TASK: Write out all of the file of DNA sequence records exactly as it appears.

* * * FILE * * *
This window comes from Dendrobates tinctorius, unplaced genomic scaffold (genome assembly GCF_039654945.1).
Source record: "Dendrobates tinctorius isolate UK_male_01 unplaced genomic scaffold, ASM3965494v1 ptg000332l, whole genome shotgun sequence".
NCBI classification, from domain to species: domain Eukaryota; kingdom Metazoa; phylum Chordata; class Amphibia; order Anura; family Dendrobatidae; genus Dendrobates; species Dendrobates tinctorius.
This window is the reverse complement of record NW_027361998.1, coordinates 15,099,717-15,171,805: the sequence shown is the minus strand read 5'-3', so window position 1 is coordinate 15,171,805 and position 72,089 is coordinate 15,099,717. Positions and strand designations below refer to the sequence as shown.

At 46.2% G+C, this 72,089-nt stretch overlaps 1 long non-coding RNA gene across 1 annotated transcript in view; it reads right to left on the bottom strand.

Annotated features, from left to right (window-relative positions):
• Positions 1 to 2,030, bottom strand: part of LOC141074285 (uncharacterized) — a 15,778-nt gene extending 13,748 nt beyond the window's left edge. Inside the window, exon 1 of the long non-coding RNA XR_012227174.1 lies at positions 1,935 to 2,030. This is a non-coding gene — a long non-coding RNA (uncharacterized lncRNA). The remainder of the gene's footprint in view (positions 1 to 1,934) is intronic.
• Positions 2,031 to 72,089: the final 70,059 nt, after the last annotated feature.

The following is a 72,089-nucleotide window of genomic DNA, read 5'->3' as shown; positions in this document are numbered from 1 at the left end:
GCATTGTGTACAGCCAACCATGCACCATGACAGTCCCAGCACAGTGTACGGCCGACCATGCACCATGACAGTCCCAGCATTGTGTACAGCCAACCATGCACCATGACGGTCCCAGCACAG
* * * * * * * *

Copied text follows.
This window comes from Dendrobates tinctorius, unplaced genomic scaffold (genome assembly GCF_039654945.1).
Source record: "Dendrobates tinctorius isolate UK_male_01 unplaced genomic scaffold, ASM3965494v1 ptg000332l, whole genome shotgun sequence".
NCBI classification, from domain to species: domain Eukaryota; kingdom Metazoa; phylum Chordata; class Amphibia; order Anura; family Dendrobatidae; genus Dendrobates; species Dendrobates tinctorius.
This window is the reverse complement of record NW_027361998.1, coordinates 15,099,717-15,171,805: the sequence shown is the minus strand read 5'-3', so window position 1 is coordinate 15,171,805 and position 72,089 is coordinate 15,099,717. Positions and strand designations below refer to the sequence as shown.

At 46.2% G+C, this 72,089-nt stretch overlaps 1 long non-coding RNA gene across 1 annotated transcript in view; it reads right to left on the bottom strand.

Annotated features, from left to right (window-relative positions):
• Positions 1 to 2,030, bottom strand: part of LOC141074285 (uncharacterized) — a 15,778-nt gene extending 13,748 nt beyond the window's left edge. Inside the window, exon 1 of the long non-coding RNA XR_012227174.1 lies at positions 1,935 to 2,030. This is a non-coding gene — a long non-coding RNA (uncharacterized lncRNA). The remainder of the gene's footprint in view (positions 1 to 1,934) is intronic.
• Positions 2,031 to 72,089: the final 70,059 nt, after the last annotated feature.

The following is a 72,089-nucleotide window of genomic DNA, read 5'->3' as shown; positions in this document are numbered from 1 at the left end:
GCATTGTGTACAGCCAACCATGCACCATGACAGTCCCAGCACAGTGTACGGCCGACCATGCACCATGACAGTCCCAGCATTGTGTACAGCCAACCATGCACCATGACGGTCCCAGCACAG